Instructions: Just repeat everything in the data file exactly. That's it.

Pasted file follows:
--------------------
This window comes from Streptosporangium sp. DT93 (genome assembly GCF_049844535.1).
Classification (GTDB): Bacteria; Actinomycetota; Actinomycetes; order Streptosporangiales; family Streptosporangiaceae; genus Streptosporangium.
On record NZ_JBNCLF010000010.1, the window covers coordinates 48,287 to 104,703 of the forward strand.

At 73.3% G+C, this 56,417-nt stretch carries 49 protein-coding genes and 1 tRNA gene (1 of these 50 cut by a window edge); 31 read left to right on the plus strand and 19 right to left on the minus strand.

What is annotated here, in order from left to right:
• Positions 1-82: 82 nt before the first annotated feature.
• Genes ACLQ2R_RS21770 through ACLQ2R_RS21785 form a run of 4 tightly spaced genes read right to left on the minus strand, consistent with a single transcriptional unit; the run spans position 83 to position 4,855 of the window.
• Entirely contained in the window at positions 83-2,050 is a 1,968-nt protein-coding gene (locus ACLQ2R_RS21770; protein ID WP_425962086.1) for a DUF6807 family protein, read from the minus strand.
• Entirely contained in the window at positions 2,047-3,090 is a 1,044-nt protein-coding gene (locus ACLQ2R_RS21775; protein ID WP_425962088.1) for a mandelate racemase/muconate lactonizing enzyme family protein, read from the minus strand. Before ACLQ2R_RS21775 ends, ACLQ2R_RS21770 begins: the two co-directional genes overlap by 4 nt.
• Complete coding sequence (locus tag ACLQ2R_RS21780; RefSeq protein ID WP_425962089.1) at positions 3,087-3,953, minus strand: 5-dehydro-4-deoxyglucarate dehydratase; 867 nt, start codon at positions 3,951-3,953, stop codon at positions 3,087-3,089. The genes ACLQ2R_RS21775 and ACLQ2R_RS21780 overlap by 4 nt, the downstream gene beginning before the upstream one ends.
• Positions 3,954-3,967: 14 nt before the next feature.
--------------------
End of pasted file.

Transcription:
This window comes from Streptosporangium sp. DT93 (genome assembly GCF_049844535.1).
Classification (GTDB): Bacteria; Actinomycetota; Actinomycetes; order Streptosporangiales; family Streptosporangiaceae; genus Streptosporangium.
On record NZ_JBNCLF010000010.1, the window covers coordinates 48,287 to 104,703 of the forward strand.

At 73.3% G+C, this 56,417-nt stretch carries 49 protein-coding genes and 1 tRNA gene (1 of these 50 cut by a window edge); 31 read left to right on the plus strand and 19 right to left on the minus strand.

What is annotated here, in order from left to right:
• Positions 1-82: 82 nt before the first annotated feature.
• Genes ACLQ2R_RS21770 through ACLQ2R_RS21785 form a run of 4 tightly spaced genes read right to left on the minus strand, consistent with a single transcriptional unit; the run spans position 83 to position 4,855 of the window.
• Entirely contained in the window at positions 83-2,050 is a 1,968-nt protein-coding gene (locus ACLQ2R_RS21770; protein ID WP_425962086.1) for a DUF6807 family protein, read from the minus strand.
• Entirely contained in the window at positions 2,047-3,090 is a 1,044-nt protein-coding gene (locus ACLQ2R_RS21775; protein ID WP_425962088.1) for a mandelate racemase/muconate lactonizing enzyme family protein, read from the minus strand. Before ACLQ2R_RS21775 ends, ACLQ2R_RS21770 begins: the two co-directional genes overlap by 4 nt.
• Complete coding sequence (locus tag ACLQ2R_RS21780; RefSeq protein ID WP_425962089.1) at positions 3,087-3,953, minus strand: 5-dehydro-4-deoxyglucarate dehydratase; 867 nt, start codon at positions 3,951-3,953, stop codon at positions 3,087-3,089. The genes ACLQ2R_RS21775 and ACLQ2R_RS21780 overlap by 4 nt, the downstream gene beginning before the upstream one ends.
• Positions 3,954-3,967: 14 nt before the next feature.